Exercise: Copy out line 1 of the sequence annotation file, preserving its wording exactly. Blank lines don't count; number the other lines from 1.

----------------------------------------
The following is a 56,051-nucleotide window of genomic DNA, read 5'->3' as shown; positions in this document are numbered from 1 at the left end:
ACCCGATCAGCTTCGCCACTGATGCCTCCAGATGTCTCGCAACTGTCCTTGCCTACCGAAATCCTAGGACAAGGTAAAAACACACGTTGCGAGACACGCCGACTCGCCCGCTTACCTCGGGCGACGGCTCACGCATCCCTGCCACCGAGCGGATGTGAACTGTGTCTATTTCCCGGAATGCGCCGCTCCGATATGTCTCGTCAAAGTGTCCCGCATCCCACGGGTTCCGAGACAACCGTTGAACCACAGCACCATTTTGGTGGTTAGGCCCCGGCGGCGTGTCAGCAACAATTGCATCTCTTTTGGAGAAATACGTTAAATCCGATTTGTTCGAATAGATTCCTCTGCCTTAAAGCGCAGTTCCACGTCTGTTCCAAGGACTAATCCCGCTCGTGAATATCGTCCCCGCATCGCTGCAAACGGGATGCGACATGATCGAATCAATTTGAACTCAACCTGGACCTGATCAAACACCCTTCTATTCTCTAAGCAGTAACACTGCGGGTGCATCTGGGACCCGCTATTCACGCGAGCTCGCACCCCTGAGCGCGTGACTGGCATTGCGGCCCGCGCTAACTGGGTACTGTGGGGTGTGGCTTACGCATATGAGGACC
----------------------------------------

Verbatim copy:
The following is a 56,051-nucleotide window of genomic DNA, read 5'->3' as shown; positions in this document are numbered from 1 at the left end: